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Payzant Says He Surprised Himself, and District Underachievers Can Too

TIMES STAFF WRITER

Citing his experiences during a weeklong wilderness survival program, city schools Supt. Tom Payzant said Tuesday that higher expectations are realistic for the San Diego Unified School District, especially for its nonwhite majority.

“Damn it, if Tom Payzant can do things” he thought he could never do, so can the students, if principals and others hold them to higher standards and expectations, Payzant told his 385 top administrators at their annual meeting to kick off the school year, which begins next Tuesday.

No matter the 5% budget cut in the district’s overall spending plan--and an 8% cut in classroom-related programs, Payzant said. He expects the educators “to get out there with high expectations and to model” for students.

Later, Payzant said the week he spent on an island off the coast of Maine was a powerful experience and showed him that the rhetoric of achievement often used by the school district can be put into practice.

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Payzant and 10 other educators and police chiefs from around the nation spent a week in the Outward Bound program last month, testing their physical and mental endurance. The challenges included living for several days on a sailboat with no creature comforts, swinging 100 feet down a rope and letting go to grab another, and crawling 50 feet across a thin cable 30 feet above ground.

“It involved having good support from people cheering you on, by having good teaching in learning how to do it, and from having individual determination not to fail,” Payzant said. “Sure, not everyone completed the tasks with the same finesse or smoothness, but we all finished because of encouragement and support, and the expectation that you would succeed.”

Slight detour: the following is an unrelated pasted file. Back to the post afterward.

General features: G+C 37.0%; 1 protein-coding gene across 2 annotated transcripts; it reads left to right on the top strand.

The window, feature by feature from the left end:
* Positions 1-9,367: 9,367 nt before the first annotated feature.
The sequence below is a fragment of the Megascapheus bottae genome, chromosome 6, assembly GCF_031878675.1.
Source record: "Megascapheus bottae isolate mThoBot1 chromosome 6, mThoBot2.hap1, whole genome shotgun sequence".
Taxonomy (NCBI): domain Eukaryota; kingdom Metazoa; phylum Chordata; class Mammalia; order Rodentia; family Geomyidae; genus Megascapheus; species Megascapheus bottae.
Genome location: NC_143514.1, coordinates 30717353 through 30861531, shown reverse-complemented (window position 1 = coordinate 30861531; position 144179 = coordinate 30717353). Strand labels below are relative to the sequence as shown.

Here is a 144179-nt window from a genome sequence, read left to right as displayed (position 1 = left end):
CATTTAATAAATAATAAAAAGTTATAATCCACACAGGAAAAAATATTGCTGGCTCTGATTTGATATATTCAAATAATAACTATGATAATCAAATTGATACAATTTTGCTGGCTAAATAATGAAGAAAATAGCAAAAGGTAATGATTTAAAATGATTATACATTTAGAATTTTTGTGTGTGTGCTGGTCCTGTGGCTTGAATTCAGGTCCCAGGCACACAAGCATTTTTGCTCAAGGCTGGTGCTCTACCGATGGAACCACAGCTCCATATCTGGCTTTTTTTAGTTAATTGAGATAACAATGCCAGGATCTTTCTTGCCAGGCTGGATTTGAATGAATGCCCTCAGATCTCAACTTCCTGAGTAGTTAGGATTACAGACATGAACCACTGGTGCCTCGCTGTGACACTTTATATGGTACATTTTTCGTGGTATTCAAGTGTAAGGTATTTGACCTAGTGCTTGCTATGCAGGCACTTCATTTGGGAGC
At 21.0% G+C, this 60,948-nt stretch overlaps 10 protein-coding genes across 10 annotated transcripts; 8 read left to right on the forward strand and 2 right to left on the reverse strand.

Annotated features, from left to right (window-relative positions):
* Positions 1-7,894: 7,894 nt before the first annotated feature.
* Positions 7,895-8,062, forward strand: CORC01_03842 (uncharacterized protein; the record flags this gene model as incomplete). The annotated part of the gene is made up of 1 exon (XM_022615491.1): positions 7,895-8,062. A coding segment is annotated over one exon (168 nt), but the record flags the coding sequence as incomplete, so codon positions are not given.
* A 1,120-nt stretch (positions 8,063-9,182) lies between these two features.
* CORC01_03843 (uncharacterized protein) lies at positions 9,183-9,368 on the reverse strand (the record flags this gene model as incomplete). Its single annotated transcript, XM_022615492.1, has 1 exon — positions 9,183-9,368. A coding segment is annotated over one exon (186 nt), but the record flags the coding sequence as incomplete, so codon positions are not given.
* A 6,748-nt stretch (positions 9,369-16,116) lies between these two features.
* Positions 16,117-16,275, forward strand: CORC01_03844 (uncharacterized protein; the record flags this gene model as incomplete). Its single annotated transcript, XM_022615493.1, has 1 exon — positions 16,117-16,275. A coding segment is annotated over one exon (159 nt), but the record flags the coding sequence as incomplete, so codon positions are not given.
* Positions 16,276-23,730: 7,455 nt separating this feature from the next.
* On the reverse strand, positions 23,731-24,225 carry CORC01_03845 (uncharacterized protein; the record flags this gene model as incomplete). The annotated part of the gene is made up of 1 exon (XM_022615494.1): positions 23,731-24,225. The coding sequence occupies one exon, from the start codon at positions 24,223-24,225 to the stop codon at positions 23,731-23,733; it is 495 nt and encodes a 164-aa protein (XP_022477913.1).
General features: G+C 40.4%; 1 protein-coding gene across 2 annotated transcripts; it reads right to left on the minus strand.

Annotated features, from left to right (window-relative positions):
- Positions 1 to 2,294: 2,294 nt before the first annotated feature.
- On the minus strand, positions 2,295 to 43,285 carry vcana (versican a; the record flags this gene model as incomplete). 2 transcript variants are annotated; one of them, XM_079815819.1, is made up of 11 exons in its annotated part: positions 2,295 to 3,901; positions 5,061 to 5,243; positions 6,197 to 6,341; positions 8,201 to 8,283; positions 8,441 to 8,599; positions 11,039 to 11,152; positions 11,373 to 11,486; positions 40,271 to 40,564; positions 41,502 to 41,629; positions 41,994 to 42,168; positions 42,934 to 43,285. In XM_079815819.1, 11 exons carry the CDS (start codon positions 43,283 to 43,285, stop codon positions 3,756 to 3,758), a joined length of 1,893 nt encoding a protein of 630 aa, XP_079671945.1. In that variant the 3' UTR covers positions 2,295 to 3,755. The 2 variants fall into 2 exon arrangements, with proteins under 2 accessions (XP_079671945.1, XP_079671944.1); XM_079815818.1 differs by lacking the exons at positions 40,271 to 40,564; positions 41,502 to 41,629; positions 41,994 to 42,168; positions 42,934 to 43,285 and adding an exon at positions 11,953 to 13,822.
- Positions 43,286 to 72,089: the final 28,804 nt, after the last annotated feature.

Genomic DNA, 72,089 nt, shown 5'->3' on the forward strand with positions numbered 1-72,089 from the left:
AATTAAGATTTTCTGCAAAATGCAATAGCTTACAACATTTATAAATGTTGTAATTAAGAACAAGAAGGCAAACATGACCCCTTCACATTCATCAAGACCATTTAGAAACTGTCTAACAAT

District principals and teachers are under pressure from Payzant and school board members to close the achievement gap between white and Asian students, on the one hand, and black and Latino students who score much lower on standardized tests and in teacher evaluations.

Part of the answer lies in putting more effort into challenging students to believe they can do better, Payzant said, adding that such success also depends on continued district integration efforts.

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The district’s 124,000 students are now 63% nonwhite: 28% Latino, 19% Asian and 16% African American--including 29,000 students who are learning English as their second language.

“Integration is not a frivolous goal,” Payzant said. “We are a multicultural society, and we must show diversity.”

He listed numerous other areas in which he wants to see progress during the school year, including further action by individual schools to take more responsibility for curriculum and budgets by setting up joint teacher-principal-clerk planning committees, more help for instructors to learn different ways to teach students who do not respond to traditional lecture or workbook lessons, and continued emphasis on dropout prevention programs.

Payzant’s 3 1/2-year cooperative agreement with the teachers union will also come up for renewal this year as negotiations on a new contract begin in earnest, he said.

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“That collaborative spirit will be put to the test,” Payzant said, referring to the union’s participation in district programs, such as a move toward more school site autonomy.

He downplayed the many frictions in the district, in part because of the budget cuts and elimination of many teacher aides, and in part because of longstanding philosophical differences with principals and teachers over whether Payzant’s goals are realistic.

“We’ll have a great year” despite the financial problems and the prospects of another tough money situation next year, Payzant said. “We’re still the best urban district in the nation.”


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